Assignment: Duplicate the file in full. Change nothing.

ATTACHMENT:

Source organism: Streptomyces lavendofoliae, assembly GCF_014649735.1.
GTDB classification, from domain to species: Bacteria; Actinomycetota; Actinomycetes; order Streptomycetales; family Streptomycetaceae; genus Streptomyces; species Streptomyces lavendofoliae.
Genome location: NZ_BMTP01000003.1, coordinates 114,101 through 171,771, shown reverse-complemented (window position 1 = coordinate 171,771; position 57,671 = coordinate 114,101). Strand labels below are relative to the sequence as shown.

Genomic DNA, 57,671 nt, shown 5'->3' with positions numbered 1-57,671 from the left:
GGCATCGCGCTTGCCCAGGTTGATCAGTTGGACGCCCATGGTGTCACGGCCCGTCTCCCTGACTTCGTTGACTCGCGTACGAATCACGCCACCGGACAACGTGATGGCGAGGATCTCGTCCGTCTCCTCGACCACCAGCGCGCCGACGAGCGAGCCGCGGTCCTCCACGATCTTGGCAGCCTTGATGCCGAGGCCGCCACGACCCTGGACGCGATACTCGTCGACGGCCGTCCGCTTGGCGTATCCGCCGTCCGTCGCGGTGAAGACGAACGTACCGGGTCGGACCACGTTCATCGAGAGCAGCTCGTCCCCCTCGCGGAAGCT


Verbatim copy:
Source organism: Streptomyces lavendofoliae, assembly GCF_014649735.1.
GTDB classification, from domain to species: Bacteria; Actinomycetota; Actinomycetes; order Streptomycetales; family Streptomycetaceae; genus Streptomyces; species Streptomyces lavendofoliae.
Genome location: NZ_BMTP01000003.1, coordinates 114,101 through 171,771, shown reverse-complemented (window position 1 = coordinate 171,771; position 57,671 = coordinate 114,101). Strand labels below are relative to the sequence as shown.

Genomic DNA, 57,671 nt, shown 5'->3' with positions numbered 1-57,671 from the left:
GGCATCGCGCTTGCCCAGGTTGATCAGTTGGACGCCCATGGTGTCACGGCCCGTCTCCCTGACTTCGTTGACTCGCGTACGAATCACGCCACCGGACAACGTGATGGCGAGGATCTCGTCCGTCTCCTCGACCACCAGCGCGCCGACGAGCGAGCCGCGGTCCTCCACGATCTTGGCAGCCTTGATGCCGAGGCCGCCACGACCCTGGACGCGATACTCGTCGACGGCCGTCCGCTTGGCGTATCCGCCGTCCGTCGCGGTGAAGACGAACGTACCGGGTCGGACCACGTTCATCGAGAGCAGCTCGTCCCCCTCGCGGAAGCT